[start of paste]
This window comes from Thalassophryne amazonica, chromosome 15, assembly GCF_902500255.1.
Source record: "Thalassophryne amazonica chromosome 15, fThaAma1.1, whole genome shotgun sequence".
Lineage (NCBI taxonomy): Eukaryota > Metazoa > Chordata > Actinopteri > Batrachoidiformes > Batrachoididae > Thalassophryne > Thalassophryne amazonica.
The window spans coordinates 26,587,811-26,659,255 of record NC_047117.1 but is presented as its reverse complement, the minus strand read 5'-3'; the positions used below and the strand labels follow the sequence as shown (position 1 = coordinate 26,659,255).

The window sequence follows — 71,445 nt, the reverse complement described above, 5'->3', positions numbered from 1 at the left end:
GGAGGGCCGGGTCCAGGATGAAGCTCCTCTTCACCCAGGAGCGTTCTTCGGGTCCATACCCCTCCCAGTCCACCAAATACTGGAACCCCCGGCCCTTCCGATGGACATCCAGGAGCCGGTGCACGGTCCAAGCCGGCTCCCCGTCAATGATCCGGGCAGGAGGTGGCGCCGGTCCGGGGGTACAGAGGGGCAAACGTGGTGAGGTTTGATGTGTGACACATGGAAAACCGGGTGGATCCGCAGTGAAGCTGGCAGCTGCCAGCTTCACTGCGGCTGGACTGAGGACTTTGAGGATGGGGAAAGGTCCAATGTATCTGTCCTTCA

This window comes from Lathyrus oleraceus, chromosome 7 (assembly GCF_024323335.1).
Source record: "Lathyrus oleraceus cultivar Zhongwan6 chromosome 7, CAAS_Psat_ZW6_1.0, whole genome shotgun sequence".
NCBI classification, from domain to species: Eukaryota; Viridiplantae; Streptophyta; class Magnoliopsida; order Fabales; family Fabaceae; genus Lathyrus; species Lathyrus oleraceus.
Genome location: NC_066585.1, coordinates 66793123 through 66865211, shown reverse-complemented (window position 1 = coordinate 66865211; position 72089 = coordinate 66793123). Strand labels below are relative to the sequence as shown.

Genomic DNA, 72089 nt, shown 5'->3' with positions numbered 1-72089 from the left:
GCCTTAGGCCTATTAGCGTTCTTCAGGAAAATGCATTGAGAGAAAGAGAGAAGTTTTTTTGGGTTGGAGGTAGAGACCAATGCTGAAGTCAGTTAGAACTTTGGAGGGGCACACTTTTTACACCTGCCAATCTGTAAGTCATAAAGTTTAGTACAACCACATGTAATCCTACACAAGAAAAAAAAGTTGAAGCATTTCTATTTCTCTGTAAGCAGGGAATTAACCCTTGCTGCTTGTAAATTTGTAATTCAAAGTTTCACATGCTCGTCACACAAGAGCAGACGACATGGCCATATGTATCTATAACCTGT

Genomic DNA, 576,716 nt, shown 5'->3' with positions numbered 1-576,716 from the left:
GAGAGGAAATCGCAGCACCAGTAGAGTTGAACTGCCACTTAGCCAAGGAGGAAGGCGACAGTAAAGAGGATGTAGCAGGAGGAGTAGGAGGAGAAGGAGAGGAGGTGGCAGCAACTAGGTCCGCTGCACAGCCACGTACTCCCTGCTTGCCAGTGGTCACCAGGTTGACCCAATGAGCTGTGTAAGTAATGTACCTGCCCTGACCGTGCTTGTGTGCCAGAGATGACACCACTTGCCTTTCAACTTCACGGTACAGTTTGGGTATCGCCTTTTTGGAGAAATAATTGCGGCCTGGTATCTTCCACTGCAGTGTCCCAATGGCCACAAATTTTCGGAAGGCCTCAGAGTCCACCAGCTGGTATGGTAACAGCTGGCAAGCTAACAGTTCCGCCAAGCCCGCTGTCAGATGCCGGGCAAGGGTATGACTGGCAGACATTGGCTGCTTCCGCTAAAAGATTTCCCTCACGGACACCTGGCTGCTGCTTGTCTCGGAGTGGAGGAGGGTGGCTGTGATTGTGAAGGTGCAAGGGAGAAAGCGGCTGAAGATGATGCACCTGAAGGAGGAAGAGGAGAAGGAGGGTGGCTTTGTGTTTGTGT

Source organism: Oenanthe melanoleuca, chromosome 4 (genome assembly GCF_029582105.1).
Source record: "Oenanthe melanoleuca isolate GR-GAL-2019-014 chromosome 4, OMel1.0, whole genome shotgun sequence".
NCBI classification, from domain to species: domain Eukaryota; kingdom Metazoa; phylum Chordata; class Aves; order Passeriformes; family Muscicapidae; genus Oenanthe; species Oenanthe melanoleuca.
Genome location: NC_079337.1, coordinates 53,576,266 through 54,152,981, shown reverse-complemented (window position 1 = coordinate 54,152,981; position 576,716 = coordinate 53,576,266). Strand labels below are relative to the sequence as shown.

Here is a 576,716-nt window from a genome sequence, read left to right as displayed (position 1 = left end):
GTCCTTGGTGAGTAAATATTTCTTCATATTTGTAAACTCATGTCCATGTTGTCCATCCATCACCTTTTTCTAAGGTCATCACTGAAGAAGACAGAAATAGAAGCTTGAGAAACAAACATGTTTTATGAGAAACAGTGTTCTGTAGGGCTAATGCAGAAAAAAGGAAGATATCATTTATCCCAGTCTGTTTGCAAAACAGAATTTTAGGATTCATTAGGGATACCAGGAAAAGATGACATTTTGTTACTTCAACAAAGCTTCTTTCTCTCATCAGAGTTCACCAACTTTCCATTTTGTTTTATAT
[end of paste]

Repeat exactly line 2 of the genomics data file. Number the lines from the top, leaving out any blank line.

Source record: "Thalassophryne amazonica chromosome 15, fThaAma1.1, whole genome shotgun sequence".